First impression on unpacking the Q702 test unit was the solid feel and clean, minimalist styling.
Social-networking sites: the complete guide
- — 10 June, 2008 14:59
Steve Jobs recently claimed that nobody reads any more, but a growing number of sites focus on something almost everyone can relate to: what's on your bedside table.
LibraryThing lets you catalogue the contents of your library, share your reading preferences with other users, and discover books and authors you might otherwise have ignored. Are you a fan of the Spanish writer Ramon del Valle-Inclan? A surprising number of LibraryThing subscribers share your eclectic taste and are ready for a discussion. At the moment, LibraryThing has about 330,000 subscribers.
You start by adding books to your online catalogue one at a time, either by typing in the book's ISBN (its identifying number) or by copying its information from another member's catalogue. Alternatively, you can import multiple books into your catalogue by searching for ISBNs on publisher, bookseller or book-review web pages. Once you've established your library, LibraryThing can suggest other books for you to read, based on the catalogues of members who have similar tastes. Members with free accounts can catalogue up to 200 of their favourite books; unlimited accounts require a $US10 annual donation, while a lifetime membership costs $25.
Tired of hearing the same old music? Wish you could find more songs in the same vein and enjoy those tunes for free? Last.fm's downloadable media player plug-in listens to what you play in your PC's audio player or on your iPod, compares that with the listening habits of Last.fm users with similar tastes, then suggests music it thinks you'll like.
As you click the 'Love' and 'Ban' buttons in response to Last.fm's suggestions, the site learns even more and provides new and different tracks in the same style.
As in the real world, friends on Last.fm are the people who turn you on to great music selections that you'd not have known about otherwise; but if you don't end up making many friends at the site, that's okay. You can still browse through the profiles of users who have similar tastes to yours for music that might be to your liking.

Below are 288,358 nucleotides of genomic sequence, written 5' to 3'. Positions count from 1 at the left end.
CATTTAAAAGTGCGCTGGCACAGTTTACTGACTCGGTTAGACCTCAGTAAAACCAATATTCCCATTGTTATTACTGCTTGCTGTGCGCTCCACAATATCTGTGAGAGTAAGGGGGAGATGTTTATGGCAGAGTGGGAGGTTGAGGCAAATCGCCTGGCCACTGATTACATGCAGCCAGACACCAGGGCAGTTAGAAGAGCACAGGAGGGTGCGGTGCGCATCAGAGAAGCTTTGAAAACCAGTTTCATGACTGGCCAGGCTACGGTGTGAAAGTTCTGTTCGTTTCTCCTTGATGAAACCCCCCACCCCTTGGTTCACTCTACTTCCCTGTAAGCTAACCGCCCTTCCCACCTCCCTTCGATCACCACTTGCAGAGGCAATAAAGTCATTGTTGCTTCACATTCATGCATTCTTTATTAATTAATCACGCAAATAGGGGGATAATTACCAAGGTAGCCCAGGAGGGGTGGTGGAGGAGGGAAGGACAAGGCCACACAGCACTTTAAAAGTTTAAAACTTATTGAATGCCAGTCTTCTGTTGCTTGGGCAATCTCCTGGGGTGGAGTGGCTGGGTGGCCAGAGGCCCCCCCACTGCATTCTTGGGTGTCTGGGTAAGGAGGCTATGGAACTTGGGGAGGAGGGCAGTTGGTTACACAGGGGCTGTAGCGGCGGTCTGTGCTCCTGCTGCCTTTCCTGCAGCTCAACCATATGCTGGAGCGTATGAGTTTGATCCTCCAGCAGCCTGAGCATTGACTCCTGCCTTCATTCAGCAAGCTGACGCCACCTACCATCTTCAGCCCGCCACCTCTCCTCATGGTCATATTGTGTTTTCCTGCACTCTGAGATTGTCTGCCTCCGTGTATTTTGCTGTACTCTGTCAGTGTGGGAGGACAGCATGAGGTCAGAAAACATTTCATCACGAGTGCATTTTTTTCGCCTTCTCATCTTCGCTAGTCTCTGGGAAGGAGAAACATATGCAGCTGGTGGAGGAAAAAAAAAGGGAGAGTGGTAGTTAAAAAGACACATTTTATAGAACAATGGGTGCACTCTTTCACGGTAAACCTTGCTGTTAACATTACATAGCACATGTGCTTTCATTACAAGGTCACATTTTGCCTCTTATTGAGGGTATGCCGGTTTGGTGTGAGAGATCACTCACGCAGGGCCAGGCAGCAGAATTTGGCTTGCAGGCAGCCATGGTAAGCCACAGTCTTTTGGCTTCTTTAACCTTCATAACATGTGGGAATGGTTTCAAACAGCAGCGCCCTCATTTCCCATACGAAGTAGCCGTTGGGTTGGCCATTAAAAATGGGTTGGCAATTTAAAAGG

Facebook's photo-sharing feature is great, and you can list your favourite TV shows, films and musicians on your profile page there, but that's it. iMeem takes the sharing of movie and music preferences a step further, combining Facebook-style socialising with MySpace-style embedded players, playlists and profile themes.
When you join, you enter as little or as much information about yourself as you like into your iMeem profile, including your location, your schools and employers, your music, movie and TV favourites and other interests. Then you can assemble a list of friends, either by adding specific users or by having iMeem search your webmail accounts for existing iMeemers. You can search for songs and videos that you like and add them to your playlist, enjoy others' playlists and join or create groups dedicated to particular interests, artists or genres.
Most of the audio and video available on iMeem consists of short clips (with links to iTunes or Amazon pages where you can purchase a downloadable version), but you can also upload entire songs for your own playback. Musicians and directors can upgrade their accounts to free professional versions, which showcase their work and include an iMeem subdomain (such as lilyallen.imeem.com).